I've used an adapted version of POVray to do space filling, which allows me to create nanoscale shapes filled in by a molecular lattice. Very handy, but not applicable to what we're doing. Not yet, anyway. I'll get around to building the RepRappable STM some day.

Java 3D has one huge advantage over the things Google seem to put out: It's cross-platform.

Vik :v)
Google's stuff doesn't have to be "cross-platform". Anybody with a browser can access the capabilities.
iqThe methods of stopping line production and head cleaning have been majoritively the same in all implementations that I have done. Basicly, using the natural characteristics of the material, especially the potential for "threading" with glue-gun style materials and devices, is to make more glue sticks. Of course, when one is extruding in 3d, especially with strange hollow spaces, you end up with a LOT of thread remnants while constructing open-cell structures, however, in order to clean most of these, using a conventional laser pointer and a kids microscope (the entire project is childrens' (k-12) classroom fab systems) allows for clearing the threads as well as a form of "case hardening" the surface structure of the open lattice (or surface)... Of course, a lightbulb used the same way is enough to sever the thread and use the same self-constricting physical characteristic as is seen when one burns the end of a hair, to reduce the remnant back to the wall structure. Where does it go?!? This is the primary thing. make yourself more gluesticks, of course, depends on the design of your object, some prefer pellets, others sticks, all the same... the ISSUES: basicly, we know how the materials contract, so, how do you get it AWAY from the high resolution product? well, by constructing a slightly taller TOWER in your open space (regardless of direction, includes suspended spheres or blobs) one can move the head AROUND this tie down and thus generate a very thin (maximal elongation) thread from the start point. Depending on heating element characteristics of your device, or if you use rf or ultrasound heating, one can get very solid cheese-style holes as the remnant of the imprint of your extrusion needle, which just happen to be identical in volume as the thread return. So, you end up with a cast object, central thread collectors, light portals (or just flash the entire model and the threads below a threshold will disappear) and out drops a set of new filler units. Simple stuff. -- we are currently working on a new mass produced fab unit, intended for 10$ range cost, complete with enough to make another unit ... goal is anything from fabrication of fab units for school use to our primary interest, which is remote sensing bots for mapping of parks, cultural places of interest, etc. ... More later, Wilfred Wilfred@Cryogen.com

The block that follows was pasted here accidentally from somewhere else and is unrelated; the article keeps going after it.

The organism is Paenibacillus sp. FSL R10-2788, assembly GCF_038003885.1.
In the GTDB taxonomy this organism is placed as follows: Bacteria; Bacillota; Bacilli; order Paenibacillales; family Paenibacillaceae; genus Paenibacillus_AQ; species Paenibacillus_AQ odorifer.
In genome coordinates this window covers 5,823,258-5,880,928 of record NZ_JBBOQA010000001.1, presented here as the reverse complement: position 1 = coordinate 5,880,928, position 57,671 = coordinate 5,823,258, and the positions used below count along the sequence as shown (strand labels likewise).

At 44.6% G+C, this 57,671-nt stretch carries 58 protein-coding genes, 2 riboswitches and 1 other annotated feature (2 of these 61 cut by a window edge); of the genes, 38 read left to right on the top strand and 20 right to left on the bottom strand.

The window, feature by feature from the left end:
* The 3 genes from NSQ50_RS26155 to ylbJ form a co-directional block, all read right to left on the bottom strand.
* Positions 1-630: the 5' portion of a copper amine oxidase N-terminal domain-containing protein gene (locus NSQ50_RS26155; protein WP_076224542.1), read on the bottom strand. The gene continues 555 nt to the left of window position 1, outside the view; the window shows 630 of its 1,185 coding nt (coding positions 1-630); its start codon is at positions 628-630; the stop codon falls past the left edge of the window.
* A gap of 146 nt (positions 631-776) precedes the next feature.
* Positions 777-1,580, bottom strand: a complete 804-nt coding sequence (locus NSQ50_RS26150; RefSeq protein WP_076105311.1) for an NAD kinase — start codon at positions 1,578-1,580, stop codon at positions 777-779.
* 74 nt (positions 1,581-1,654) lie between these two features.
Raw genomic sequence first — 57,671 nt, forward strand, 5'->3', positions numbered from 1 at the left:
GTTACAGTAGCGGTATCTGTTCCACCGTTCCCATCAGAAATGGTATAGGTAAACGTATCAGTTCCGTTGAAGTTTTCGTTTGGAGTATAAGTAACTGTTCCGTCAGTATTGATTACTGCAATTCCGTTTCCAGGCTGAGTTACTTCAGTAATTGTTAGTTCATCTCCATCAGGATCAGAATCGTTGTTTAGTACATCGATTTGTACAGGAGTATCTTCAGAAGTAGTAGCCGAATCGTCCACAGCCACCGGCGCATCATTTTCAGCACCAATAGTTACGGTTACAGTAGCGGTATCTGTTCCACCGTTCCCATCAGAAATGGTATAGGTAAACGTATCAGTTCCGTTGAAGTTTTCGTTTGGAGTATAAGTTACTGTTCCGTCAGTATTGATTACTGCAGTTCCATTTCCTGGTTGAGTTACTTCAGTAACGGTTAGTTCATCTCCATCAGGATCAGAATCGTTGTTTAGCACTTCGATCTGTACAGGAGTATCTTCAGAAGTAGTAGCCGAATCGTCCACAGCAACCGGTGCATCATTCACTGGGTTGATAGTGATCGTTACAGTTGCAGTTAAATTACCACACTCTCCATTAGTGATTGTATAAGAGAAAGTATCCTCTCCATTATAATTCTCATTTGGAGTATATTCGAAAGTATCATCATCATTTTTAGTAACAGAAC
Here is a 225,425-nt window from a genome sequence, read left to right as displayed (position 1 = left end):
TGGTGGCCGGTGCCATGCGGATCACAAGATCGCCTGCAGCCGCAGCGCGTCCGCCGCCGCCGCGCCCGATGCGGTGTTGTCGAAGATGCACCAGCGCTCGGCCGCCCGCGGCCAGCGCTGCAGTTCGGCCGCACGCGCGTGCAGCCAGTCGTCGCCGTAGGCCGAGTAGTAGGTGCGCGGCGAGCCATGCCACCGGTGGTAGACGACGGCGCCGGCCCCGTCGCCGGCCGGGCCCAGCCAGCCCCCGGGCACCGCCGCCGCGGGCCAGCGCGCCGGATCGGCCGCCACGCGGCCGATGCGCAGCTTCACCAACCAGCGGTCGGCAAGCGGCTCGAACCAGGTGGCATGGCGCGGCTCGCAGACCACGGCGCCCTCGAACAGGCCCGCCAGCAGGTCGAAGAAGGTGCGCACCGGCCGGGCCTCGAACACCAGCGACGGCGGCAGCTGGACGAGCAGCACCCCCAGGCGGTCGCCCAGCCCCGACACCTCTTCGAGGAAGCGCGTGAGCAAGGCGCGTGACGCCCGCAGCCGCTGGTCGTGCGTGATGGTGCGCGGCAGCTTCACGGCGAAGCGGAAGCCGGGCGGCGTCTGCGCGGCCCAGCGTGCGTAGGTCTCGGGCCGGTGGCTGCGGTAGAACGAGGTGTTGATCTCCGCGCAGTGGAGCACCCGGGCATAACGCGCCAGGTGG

Lets keep going while im on the topic...

the most effective fill structures in micro scale are usually tilted helix, especially for isoc pyramid structures, giving the most strength to weight ratio for long-distance interconnect supports with these materials.

if one asks "well, if you want to get only the needle hole filled and the rest of the thread remnants to the collector, how?!?" the respons typically includes an explination that when flashed, the material will contract in the direction of its largest volume (diameter), so if you happen to let the threads touch more near the collecction point, they tend to gravitate in that direction (of course, there is some issue with velocity, at which point an alien-spit style glob is generated, especially if the collector rod/etc is intended to be removed from a surface portal, it makes for an eerie looking ejection with ... well... try it ;)

what else... for cnc and fab systems of any type, along with most materials, crystal structures, etc, using 2d slices TENDS TO CAUSE FRACTURE... one can compensate for this by heating the lower level (needle penetration) but it is far more effective to plan helix-style linears rather than lines, the radius of the method dictates the diameter (0+) of the inner space, allowing for both faster printing and layup as well as significantly stronger solidification. As your newest layer's top of the circle meshes with the many-loops-earlier lowest section, you gain 3d structural characteristics that do not exist elsewise... multiple 3d intertwined strands, identical as any most finite resolution, guarantee compatibility materialisticly with any larger scale extrusion, no less offer significant redundency in structure and weight/open space value.

-- Ive done a lot of fluid cooling systems in electronic casting, so being able to case the chips and provide fluid tubes with high resolution redundancy makes for very very fast cooling rates and also provides for dynamic flow rate control (in motive systems) and the related compressor-heat expander techniques similar to your refridgerator... all the same, just think to connect the tubes...